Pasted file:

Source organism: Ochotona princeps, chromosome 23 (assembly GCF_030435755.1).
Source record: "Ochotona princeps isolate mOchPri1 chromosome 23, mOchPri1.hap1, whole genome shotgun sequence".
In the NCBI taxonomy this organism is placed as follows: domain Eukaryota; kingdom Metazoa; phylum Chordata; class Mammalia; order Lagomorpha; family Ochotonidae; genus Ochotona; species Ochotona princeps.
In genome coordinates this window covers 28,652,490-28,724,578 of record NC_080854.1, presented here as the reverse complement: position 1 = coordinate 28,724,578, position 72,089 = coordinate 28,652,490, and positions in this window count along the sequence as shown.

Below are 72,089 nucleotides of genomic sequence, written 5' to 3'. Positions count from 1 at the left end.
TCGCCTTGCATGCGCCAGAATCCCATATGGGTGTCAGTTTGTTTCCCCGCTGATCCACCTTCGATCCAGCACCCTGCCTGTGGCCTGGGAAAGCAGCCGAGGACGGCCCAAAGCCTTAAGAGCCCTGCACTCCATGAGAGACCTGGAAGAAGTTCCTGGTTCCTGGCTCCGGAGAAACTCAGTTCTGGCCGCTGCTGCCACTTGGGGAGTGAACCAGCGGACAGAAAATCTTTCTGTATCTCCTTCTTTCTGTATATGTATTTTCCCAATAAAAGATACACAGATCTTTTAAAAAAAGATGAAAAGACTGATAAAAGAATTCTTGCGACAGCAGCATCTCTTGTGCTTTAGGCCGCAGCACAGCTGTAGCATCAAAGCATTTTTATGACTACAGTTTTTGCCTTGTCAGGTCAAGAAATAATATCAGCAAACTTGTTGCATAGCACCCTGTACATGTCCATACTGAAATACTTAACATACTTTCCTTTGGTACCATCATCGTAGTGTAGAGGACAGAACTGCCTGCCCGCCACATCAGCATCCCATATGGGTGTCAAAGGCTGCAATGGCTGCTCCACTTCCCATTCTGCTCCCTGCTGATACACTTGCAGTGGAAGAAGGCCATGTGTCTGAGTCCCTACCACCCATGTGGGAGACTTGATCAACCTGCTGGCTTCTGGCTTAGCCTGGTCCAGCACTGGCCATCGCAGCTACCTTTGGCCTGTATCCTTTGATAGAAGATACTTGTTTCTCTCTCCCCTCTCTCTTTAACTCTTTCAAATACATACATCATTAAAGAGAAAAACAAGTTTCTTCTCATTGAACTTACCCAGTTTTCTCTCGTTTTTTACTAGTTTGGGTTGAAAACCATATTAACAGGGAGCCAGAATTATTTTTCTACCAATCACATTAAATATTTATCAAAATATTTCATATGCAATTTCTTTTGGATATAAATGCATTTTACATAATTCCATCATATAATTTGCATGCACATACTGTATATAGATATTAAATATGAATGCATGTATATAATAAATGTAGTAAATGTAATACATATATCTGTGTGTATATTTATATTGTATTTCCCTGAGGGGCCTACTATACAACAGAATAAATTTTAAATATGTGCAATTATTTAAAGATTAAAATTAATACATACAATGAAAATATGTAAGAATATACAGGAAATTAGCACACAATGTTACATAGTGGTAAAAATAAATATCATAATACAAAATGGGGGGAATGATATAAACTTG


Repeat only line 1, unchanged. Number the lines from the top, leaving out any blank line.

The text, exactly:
Source organism: Ochotona princeps, chromosome 23 (assembly GCF_030435755.1).